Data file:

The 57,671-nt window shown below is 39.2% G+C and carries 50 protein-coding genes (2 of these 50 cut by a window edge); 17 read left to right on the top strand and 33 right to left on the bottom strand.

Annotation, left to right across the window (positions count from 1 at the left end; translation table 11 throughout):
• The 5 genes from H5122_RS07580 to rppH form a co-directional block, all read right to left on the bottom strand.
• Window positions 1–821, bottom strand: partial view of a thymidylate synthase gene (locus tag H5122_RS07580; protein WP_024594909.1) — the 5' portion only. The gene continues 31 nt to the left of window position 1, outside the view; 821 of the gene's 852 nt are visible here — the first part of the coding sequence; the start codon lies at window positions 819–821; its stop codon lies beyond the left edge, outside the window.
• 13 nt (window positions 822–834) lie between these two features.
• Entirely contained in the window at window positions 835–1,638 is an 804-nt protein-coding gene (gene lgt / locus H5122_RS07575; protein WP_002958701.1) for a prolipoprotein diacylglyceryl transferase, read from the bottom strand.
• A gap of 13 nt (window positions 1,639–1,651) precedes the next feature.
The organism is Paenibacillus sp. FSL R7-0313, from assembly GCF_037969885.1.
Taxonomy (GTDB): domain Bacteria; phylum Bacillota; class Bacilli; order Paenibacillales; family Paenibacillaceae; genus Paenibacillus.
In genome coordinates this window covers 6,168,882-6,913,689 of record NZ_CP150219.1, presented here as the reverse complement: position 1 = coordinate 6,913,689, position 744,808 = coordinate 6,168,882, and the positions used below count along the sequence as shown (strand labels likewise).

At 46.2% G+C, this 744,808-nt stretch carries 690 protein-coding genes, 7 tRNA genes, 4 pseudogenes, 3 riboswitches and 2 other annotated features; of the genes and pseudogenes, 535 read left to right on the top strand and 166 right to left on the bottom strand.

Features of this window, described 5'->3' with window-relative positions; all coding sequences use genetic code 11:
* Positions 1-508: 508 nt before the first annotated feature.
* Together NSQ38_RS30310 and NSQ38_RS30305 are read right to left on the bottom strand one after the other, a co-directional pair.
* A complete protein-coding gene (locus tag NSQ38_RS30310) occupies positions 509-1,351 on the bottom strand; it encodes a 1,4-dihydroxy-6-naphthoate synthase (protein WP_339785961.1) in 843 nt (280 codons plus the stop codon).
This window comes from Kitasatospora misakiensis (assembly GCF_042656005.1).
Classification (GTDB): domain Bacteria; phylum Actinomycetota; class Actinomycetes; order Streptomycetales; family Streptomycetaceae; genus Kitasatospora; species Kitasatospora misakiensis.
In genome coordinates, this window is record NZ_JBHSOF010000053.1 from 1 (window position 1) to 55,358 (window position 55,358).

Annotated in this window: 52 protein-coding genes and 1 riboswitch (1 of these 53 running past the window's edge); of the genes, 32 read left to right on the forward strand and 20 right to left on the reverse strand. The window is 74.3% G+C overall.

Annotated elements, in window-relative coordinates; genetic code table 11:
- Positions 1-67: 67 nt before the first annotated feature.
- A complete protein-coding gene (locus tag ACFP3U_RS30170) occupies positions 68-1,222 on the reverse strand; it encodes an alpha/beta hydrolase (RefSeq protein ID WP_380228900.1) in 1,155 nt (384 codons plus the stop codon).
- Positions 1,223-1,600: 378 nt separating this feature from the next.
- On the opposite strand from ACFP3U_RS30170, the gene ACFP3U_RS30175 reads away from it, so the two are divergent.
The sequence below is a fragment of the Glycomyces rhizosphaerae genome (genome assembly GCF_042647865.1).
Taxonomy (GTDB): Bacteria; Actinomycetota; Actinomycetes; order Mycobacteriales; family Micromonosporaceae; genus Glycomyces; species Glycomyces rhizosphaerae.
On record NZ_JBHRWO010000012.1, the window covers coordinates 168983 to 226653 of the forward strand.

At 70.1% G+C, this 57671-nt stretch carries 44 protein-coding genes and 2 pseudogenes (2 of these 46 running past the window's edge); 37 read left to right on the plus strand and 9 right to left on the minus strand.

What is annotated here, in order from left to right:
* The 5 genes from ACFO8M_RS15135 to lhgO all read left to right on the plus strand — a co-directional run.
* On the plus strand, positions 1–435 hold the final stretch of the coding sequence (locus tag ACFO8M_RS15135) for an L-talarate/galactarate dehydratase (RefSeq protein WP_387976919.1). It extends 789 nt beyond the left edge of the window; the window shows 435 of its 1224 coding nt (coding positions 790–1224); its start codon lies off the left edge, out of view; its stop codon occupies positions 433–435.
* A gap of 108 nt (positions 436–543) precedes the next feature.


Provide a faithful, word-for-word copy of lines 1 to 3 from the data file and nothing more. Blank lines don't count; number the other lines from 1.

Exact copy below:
The 57,671-nt window shown below is 39.2% G+C and carries 50 protein-coding genes (2 of these 50 cut by a window edge); 17 read left to right on the top strand and 33 right to left on the bottom strand.

Annotation, left to right across the window (positions count from 1 at the left end; translation table 11 throughout):
• The 5 genes from H5122_RS07580 to rppH form a co-directional block, all read right to left on the bottom strand.